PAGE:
FIG. 6 is an exploded view of cart 1. The assembly sequence is to overlap the side flanges of the two frame members 20, as in FIG. 5A, with pivot holes 24 in registration. Then V-shaped boat pad 43 is inserted between frame members 20 with hole 44 in registration with holes 24. Bolt 45 is then inserted through attaching frame members 20 to each other and to boat pad 43. Washer 46 and nut 47 are then fitted on the end of bolt 45 and tightened. After frame 3 subassembly is completed, axle shaft 50 is inserted into holes 23 and wheels 42 are placed on the protruding ends of axle shaft 50 and retained with lynch pins 51. Optional washers (not shown) may be provided between respective arms 20 and 20 to reduce friction. Optionally, boat pad 43 may be mounted in position to one frame member 20 (not shown), extending cantilevered therefrom.

FIG. 7 shows three different axle configurations. First is straight axle 50 as had been illustrated in FIG. 6. A two-part axle 52 is shown with section 53 and section 52 which has a coupling extension 55 which fits the inner diameter of section 53. Spring clip 56 button retains section 53 onto extension 55 by snapping into the transverse coupling hole. The third axle configuration includes of two short axles 57 which are attached to frame members 20 via bolt 58 going through side flange holes 26 and locked via nut 59.

FIG. 8 compares the two wheel variations. Wheel 2 is a high floatation type for smooth soft ground. Wheel 42 has narrower tires for traversing rougher or firmer hard terrain.

FIG. 9 shows the preferred embodiment 60 of the strap configuration. It is well to review FIGS. 1 and 2 which show the overall positioning of the various strap members on boat and frame. Longitudinal strap 5 has cockpit hook 6 at its distal end and three-way buckle 65 at its proximal end. Transverse strap sections 4 snap into buckle 65 via their male coupling members 67. Strap end 62 is shown prior to assembly into dual loops 61 via grommet fasteners 63. Before strap end 62 is formed into loops 61, it must be threaded through slots 28 in side flanges 21 and 22 of a frame member 20 (as in FIG. 3).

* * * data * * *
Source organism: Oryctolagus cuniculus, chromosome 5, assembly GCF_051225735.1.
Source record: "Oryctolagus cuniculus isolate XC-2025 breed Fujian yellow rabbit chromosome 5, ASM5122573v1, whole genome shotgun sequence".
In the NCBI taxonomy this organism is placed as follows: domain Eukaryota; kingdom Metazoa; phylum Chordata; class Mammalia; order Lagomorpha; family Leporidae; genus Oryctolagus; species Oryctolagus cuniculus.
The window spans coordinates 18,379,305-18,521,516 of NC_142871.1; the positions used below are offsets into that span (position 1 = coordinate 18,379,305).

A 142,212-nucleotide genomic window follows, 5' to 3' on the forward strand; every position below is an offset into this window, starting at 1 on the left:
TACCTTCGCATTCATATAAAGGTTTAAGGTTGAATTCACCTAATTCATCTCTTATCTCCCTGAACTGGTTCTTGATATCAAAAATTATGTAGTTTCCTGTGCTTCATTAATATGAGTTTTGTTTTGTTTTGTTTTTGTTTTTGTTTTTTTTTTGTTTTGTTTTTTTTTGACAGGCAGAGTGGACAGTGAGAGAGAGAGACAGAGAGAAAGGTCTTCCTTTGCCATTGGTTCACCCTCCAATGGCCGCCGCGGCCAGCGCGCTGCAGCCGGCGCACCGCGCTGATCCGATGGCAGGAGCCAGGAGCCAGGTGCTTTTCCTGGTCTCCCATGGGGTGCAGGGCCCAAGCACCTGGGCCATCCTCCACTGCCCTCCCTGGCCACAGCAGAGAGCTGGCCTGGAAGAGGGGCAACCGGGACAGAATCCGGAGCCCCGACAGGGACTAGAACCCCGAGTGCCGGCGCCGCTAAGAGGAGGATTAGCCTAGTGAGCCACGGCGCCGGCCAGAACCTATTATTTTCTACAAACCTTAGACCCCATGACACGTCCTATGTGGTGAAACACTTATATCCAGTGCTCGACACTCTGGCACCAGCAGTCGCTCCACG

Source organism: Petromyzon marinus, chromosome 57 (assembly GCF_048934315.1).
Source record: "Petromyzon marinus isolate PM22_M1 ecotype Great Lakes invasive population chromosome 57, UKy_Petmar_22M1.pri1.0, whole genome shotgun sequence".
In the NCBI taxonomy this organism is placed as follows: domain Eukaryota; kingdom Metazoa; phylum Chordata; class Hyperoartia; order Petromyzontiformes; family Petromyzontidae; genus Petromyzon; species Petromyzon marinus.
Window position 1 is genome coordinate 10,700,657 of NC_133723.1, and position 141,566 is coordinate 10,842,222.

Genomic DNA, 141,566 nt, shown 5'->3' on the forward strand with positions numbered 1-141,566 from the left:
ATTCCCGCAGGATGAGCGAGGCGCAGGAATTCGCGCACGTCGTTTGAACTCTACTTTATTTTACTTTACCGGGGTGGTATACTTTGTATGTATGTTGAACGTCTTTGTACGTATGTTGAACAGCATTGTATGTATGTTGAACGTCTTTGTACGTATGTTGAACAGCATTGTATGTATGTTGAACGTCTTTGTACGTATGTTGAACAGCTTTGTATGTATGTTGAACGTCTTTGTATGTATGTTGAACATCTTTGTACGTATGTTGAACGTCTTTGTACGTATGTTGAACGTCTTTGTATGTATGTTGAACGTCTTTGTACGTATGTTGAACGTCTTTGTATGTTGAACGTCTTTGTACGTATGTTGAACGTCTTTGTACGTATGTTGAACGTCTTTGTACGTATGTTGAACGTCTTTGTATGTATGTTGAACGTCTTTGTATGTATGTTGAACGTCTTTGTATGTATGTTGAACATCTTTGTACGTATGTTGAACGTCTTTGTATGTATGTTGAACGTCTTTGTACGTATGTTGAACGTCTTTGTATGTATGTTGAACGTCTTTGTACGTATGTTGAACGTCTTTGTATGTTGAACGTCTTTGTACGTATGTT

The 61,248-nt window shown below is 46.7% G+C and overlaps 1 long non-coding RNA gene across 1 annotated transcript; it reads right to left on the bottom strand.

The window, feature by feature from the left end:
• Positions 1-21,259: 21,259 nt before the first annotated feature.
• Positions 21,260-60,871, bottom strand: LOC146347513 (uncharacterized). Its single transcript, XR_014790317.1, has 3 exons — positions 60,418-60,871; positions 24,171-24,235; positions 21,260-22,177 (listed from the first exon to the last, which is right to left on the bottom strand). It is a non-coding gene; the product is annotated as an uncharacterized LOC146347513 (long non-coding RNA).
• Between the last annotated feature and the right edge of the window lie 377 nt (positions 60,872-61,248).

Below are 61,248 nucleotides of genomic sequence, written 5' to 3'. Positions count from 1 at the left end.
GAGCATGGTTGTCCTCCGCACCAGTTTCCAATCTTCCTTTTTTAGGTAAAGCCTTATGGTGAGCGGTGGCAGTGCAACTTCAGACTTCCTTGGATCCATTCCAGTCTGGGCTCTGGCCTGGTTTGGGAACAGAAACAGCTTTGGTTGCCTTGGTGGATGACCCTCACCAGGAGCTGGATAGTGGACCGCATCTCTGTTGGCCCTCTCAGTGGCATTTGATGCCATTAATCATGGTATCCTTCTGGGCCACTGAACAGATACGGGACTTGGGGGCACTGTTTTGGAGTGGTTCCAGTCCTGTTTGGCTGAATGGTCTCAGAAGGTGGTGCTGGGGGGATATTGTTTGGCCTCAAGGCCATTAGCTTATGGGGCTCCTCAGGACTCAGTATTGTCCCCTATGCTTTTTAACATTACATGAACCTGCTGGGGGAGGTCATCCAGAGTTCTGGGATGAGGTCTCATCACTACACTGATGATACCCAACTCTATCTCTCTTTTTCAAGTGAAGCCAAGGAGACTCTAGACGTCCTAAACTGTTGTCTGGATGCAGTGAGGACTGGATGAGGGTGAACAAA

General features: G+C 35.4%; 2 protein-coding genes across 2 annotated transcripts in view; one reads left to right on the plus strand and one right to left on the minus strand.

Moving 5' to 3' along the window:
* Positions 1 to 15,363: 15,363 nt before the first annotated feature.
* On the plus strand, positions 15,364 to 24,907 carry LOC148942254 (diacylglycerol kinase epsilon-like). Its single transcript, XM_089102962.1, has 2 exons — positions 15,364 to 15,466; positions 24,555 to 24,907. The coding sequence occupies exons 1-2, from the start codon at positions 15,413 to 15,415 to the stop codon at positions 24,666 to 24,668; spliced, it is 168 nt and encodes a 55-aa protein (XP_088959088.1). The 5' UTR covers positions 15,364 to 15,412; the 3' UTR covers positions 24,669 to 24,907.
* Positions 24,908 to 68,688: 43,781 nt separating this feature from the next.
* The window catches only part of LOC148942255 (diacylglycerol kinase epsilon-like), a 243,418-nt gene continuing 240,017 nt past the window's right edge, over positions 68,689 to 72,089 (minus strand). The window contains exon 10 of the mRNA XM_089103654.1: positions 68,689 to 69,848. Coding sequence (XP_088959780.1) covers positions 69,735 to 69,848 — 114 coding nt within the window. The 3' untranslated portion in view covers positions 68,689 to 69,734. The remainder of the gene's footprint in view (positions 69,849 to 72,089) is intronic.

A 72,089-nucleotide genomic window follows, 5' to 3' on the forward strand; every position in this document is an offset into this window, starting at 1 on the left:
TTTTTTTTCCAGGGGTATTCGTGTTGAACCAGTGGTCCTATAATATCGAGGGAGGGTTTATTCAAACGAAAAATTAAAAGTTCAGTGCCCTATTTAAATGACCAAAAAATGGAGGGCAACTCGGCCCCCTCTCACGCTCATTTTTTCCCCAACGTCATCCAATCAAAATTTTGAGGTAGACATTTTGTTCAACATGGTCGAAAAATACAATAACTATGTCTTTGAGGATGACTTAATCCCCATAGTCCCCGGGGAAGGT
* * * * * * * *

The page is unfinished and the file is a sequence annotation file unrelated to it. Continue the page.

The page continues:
FIGS. 10A, 10B, 10C and 10D show an accessory polymer, rubber or foam bumper 70 to protect the bottom of the hull 11 on the end opposite to the one the wheels are attached to as it rests on the ground. Foam bumper 70 includes hole 72 to accommodate connector strap 71 therethrough, such as an elastic strap, cord or webbing, so that connector strap 71 can wrap around the bow opposite to the stern portion of kayak 10 supported by cart 1.

Furthermore, while the drawing FIGS. 1, 2 and 10A through 10D show cart 1 supporting the stern end of kayak 10, it is noted that cart 1 may be placed at the opposite bow end of kayak 10. In that case, bumper 70 and connector strap 71 would be placed at the opposite stern end of kayak 10.

Additionally, bumper 70 is not necessary for use of cart 1, and is optional.